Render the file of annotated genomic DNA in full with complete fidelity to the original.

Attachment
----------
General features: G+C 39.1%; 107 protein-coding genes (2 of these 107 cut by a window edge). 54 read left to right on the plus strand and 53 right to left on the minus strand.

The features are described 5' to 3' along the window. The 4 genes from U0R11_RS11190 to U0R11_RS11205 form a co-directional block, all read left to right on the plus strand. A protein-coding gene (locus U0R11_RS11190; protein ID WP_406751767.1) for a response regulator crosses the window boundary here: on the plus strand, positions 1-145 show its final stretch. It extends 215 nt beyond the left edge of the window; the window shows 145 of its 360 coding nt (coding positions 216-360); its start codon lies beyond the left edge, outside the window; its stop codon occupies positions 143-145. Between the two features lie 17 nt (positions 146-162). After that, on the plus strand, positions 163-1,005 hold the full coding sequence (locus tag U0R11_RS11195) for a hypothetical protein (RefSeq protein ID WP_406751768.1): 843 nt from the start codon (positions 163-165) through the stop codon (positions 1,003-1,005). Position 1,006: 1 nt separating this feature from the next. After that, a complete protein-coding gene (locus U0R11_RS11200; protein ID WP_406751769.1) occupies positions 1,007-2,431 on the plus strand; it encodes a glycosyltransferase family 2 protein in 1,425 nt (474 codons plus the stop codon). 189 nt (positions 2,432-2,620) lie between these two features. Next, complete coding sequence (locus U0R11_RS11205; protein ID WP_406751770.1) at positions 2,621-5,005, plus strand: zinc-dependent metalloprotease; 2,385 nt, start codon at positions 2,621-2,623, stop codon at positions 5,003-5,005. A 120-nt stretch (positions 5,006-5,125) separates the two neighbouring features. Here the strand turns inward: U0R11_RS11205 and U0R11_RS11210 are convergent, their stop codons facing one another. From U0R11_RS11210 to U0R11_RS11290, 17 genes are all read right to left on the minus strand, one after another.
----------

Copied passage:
General features: G+C 39.1%; 107 protein-coding genes (2 of these 107 cut by a window edge). 54 read left to right on the plus strand and 53 right to left on the minus strand.

The features are described 5' to 3' along the window. The 4 genes from U0R11_RS11190 to U0R11_RS11205 form a co-directional block, all read left to right on the plus strand. A protein-coding gene (locus U0R11_RS11190; protein ID WP_406751767.1) for a response regulator crosses the window boundary here: on the plus strand, positions 1-145 show its final stretch. It extends 215 nt beyond the left edge of the window; the window shows 145 of its 360 coding nt (coding positions 216-360); its start codon lies beyond the left edge, outside the window; its stop codon occupies positions 143-145. Between the two features lie 17 nt (positions 146-162). After that, on the plus strand, positions 163-1,005 hold the full coding sequence (locus tag U0R11_RS11195) for a hypothetical protein (RefSeq protein ID WP_406751768.1): 843 nt from the start codon (positions 163-165) through the stop codon (positions 1,003-1,005). Position 1,006: 1 nt separating this feature from the next. After that, a complete protein-coding gene (locus U0R11_RS11200; protein ID WP_406751769.1) occupies positions 1,007-2,431 on the plus strand; it encodes a glycosyltransferase family 2 protein in 1,425 nt (474 codons plus the stop codon). 189 nt (positions 2,432-2,620) lie between these two features. Next, complete coding sequence (locus U0R11_RS11205; protein ID WP_406751770.1) at positions 2,621-5,005, plus strand: zinc-dependent metalloprotease; 2,385 nt, start codon at positions 2,621-2,623, stop codon at positions 5,003-5,005. A 120-nt stretch (positions 5,006-5,125) separates the two neighbouring features. Here the strand turns inward: U0R11_RS11205 and U0R11_RS11210 are convergent, their stop codons facing one another. From U0R11_RS11210 to U0R11_RS11290, 17 genes are all read right to left on the minus strand, one after another.